Secondly, many providers, and particularly those with large legacy-scheme portfolios, need to change their whole commercial outlook on the economics of pension scheme provision. The capability of new entrants to the auto-enrolment market is clear evidence that there is change ahead. These providers use digitally enabled propositions to deliver value for money and engage members through lower costs and better communication. Constantly tweaking existing propositions will no longer deliver what consumers require, nor will it provide a sustainable long-term business model for providers. Providers must reduce costs, and technology needs to work harder and smarter. Developing platforms capable of delivering a transparent and engaging customer experience across multiple product wrappers and investments, not just pensions, will be critical. The average charge for defined contribution pension schemes set up in 2012 was 0.51%. While there are some outliers, many providers are already meeting the apparent cost challenge.
Thirdly, providers must wean themselves off the commission model. Consultancy charging, the last vestige of commission payments on pensions allowed post RDR, was a controversial concession to allow employers to continue to pay advisers from contributions to the pension scheme and thus avoid paying a fee. But if employers do not value the services provided by the adviser enough to pay a fee for them, this model only benefits the employer and the adviser, not the member. The OFT agrees. It has raised considerable concerns regarding the negative impact of consultancy charging on overall charges and proposes extending the charge cap to cover these qualifying schemes too.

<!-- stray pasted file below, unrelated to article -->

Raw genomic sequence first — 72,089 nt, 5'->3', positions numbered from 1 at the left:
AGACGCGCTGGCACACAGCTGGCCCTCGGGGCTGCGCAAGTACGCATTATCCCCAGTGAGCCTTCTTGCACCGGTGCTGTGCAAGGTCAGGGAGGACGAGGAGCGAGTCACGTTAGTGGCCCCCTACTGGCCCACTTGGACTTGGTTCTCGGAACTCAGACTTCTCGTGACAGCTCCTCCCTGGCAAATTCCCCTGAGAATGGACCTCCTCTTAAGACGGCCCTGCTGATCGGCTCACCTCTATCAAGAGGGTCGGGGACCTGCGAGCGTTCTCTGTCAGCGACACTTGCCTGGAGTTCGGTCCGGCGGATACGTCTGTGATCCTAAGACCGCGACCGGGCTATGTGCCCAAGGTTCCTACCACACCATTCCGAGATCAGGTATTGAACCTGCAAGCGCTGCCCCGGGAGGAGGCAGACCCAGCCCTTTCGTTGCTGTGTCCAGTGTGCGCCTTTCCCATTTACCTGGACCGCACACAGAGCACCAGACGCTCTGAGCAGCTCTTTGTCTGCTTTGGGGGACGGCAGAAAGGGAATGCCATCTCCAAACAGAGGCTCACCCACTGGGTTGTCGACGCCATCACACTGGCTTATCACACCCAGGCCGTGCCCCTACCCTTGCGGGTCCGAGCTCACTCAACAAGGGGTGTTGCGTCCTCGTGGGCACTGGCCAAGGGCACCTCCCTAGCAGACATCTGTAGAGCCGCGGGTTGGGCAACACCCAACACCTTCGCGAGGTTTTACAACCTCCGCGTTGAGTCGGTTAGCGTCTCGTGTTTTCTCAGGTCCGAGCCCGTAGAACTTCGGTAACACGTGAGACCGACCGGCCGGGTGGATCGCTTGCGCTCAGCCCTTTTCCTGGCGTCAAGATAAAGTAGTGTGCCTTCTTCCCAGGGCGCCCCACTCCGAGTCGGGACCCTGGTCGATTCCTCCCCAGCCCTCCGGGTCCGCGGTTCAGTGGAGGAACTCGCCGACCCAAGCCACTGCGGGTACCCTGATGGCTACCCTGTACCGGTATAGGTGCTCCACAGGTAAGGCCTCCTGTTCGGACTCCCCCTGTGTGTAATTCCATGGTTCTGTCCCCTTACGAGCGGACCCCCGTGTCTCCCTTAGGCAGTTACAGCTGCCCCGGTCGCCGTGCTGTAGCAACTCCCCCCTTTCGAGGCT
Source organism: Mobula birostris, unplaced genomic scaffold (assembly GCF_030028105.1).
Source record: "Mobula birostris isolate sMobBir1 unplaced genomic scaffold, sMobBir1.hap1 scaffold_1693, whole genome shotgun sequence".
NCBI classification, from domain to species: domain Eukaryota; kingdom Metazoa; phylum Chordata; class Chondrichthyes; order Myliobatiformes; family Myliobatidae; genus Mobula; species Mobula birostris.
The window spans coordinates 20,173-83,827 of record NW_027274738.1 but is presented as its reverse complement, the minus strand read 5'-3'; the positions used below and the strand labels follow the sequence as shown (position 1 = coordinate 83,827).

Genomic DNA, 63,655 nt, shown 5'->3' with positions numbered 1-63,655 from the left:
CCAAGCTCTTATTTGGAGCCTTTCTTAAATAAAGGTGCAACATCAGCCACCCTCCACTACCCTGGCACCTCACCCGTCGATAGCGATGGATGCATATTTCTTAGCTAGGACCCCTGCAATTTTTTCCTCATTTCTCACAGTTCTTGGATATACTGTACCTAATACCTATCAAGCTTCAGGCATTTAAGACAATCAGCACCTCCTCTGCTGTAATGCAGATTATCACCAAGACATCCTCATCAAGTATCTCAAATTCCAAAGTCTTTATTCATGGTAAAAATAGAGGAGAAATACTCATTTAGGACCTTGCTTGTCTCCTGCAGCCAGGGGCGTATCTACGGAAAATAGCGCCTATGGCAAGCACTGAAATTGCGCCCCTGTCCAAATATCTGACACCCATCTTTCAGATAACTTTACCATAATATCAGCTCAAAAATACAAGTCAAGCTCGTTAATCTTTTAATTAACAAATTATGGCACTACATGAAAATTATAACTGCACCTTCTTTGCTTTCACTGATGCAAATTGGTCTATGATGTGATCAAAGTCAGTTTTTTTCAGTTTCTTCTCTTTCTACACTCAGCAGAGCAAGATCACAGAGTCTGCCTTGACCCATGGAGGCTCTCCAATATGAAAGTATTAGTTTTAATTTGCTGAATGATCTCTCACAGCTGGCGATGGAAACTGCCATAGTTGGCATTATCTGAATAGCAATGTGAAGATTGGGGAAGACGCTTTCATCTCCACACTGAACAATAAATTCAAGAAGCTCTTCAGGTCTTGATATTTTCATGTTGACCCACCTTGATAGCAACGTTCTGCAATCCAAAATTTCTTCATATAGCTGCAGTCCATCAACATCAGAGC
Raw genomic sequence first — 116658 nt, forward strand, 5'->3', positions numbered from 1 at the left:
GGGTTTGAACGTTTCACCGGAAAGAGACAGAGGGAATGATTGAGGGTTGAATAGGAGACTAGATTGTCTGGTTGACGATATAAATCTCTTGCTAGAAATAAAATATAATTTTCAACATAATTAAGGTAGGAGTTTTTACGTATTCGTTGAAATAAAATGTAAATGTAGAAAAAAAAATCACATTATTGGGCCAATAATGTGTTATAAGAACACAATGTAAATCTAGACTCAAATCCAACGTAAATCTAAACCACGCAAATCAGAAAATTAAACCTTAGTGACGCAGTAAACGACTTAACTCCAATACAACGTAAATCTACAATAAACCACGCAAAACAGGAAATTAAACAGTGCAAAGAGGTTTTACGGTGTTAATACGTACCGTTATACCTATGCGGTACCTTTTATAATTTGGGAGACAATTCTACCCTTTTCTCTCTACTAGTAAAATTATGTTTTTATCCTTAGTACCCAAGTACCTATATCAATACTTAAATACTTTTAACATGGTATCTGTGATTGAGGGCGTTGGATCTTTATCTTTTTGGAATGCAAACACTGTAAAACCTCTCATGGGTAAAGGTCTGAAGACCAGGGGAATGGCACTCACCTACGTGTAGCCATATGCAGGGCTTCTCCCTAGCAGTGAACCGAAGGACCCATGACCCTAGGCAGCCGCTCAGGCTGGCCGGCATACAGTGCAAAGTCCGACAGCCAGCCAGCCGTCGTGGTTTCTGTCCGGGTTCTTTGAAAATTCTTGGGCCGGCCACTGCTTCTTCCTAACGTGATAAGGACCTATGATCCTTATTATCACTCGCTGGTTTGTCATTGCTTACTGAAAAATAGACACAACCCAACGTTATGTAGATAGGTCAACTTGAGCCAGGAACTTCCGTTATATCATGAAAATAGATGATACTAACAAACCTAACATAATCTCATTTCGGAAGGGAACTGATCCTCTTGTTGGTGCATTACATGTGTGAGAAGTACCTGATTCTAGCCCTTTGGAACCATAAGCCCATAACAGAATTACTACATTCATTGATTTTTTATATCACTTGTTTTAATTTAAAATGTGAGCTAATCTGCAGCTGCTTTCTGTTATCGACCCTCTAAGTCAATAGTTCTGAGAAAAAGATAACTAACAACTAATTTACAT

Finally, pension firms will need to make more realistic future estimates on profitability. The introduction of stakeholder charging was marred by a land grab on the part of providers displaying irrational charging behaviour to acquire volume. Breakeven points of 10+ years were not uncommon (15 years in some cases!).
Current pricing models will need to make realistic estimates for attrition and future costs. If they don’t, capital requirements will rise rapidly under a new charge cap. Hopefully, firms already pricing at below the potential cap of 0.75% have already taken a realistic stance. If they haven’t, there will be considerable concern from insurers at the prospect of having to set aside yet more capital because of unrealistic future assumptions.
The DWP consultation ends on 28 November. In the meantime, while firms are preparing their lobbying positions, our advice is that they also conduct a future-proofing review of their proposition based upon a compelling customer experience and supported by a sustainable commercial model.
Firms that do not do this will rapidly become irrelevant to their customers at a speed that will give them little opportunity to recover. Those that do can expect to reap the benefits in a better-informed market.